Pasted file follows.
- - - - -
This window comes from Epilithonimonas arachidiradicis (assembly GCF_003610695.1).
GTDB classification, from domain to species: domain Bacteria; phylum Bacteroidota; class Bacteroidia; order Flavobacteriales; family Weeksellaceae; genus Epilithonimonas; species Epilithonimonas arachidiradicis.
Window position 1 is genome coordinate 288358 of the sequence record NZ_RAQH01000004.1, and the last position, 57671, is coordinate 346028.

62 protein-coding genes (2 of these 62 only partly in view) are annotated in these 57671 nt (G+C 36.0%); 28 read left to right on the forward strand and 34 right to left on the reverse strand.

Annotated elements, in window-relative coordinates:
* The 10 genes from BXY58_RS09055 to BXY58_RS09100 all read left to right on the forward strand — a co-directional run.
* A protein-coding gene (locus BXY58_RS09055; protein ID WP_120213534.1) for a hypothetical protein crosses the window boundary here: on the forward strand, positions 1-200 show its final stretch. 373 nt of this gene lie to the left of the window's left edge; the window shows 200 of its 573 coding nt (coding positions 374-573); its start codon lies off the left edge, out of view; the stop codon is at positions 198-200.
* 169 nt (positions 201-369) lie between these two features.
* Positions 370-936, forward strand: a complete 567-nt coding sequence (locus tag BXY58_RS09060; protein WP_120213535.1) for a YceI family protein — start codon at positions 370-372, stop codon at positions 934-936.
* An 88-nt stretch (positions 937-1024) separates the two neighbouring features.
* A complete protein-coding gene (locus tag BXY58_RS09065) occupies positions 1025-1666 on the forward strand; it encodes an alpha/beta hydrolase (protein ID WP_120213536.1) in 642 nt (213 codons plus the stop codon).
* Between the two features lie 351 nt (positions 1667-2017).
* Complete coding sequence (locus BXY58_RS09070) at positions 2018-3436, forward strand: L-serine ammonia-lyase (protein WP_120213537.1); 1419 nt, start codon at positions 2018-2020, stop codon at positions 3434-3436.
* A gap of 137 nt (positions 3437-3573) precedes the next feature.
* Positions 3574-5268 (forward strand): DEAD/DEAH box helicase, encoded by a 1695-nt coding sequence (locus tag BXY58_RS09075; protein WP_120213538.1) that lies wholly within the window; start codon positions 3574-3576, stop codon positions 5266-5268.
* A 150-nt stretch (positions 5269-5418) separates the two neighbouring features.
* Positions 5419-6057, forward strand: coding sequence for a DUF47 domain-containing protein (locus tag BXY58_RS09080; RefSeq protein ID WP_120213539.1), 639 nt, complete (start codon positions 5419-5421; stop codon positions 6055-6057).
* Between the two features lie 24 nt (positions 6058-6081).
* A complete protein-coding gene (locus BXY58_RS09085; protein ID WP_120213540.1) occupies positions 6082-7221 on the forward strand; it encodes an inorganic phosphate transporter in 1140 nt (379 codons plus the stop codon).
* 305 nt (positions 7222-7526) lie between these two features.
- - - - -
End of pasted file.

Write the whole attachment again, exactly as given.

This window comes from Epilithonimonas arachidiradicis (assembly GCF_003610695.1).
GTDB classification, from domain to species: domain Bacteria; phylum Bacteroidota; class Bacteroidia; order Flavobacteriales; family Weeksellaceae; genus Epilithonimonas; species Epilithonimonas arachidiradicis.
Window position 1 is genome coordinate 288358 of the sequence record NZ_RAQH01000004.1, and the last position, 57671, is coordinate 346028.

62 protein-coding genes (2 of these 62 only partly in view) are annotated in these 57671 nt (G+C 36.0%); 28 read left to right on the forward strand and 34 right to left on the reverse strand.

Annotated elements, in window-relative coordinates:
* The 10 genes from BXY58_RS09055 to BXY58_RS09100 all read left to right on the forward strand — a co-directional run.
* A protein-coding gene (locus BXY58_RS09055; protein ID WP_120213534.1) for a hypothetical protein crosses the window boundary here: on the forward strand, positions 1-200 show its final stretch. 373 nt of this gene lie to the left of the window's left edge; the window shows 200 of its 573 coding nt (coding positions 374-573); its start codon lies off the left edge, out of view; the stop codon is at positions 198-200.
* 169 nt (positions 201-369) lie between these two features.
* Positions 370-936, forward strand: a complete 567-nt coding sequence (locus tag BXY58_RS09060; protein WP_120213535.1) for a YceI family protein — start codon at positions 370-372, stop codon at positions 934-936.
* An 88-nt stretch (positions 937-1024) separates the two neighbouring features.
* A complete protein-coding gene (locus tag BXY58_RS09065) occupies positions 1025-1666 on the forward strand; it encodes an alpha/beta hydrolase (protein ID WP_120213536.1) in 642 nt (213 codons plus the stop codon).
* Between the two features lie 351 nt (positions 1667-2017).
* Complete coding sequence (locus BXY58_RS09070) at positions 2018-3436, forward strand: L-serine ammonia-lyase (protein WP_120213537.1); 1419 nt, start codon at positions 2018-2020, stop codon at positions 3434-3436.
* A gap of 137 nt (positions 3437-3573) precedes the next feature.
* Positions 3574-5268 (forward strand): DEAD/DEAH box helicase, encoded by a 1695-nt coding sequence (locus tag BXY58_RS09075; protein WP_120213538.1) that lies wholly within the window; start codon positions 3574-3576, stop codon positions 5266-5268.
* A 150-nt stretch (positions 5269-5418) separates the two neighbouring features.
* Positions 5419-6057, forward strand: coding sequence for a DUF47 domain-containing protein (locus tag BXY58_RS09080; RefSeq protein ID WP_120213539.1), 639 nt, complete (start codon positions 5419-5421; stop codon positions 6055-6057).
* Between the two features lie 24 nt (positions 6058-6081).
* A complete protein-coding gene (locus BXY58_RS09085; protein ID WP_120213540.1) occupies positions 6082-7221 on the forward strand; it encodes an inorganic phosphate transporter in 1140 nt (379 codons plus the stop codon).
* 305 nt (positions 7222-7526) lie between these two features.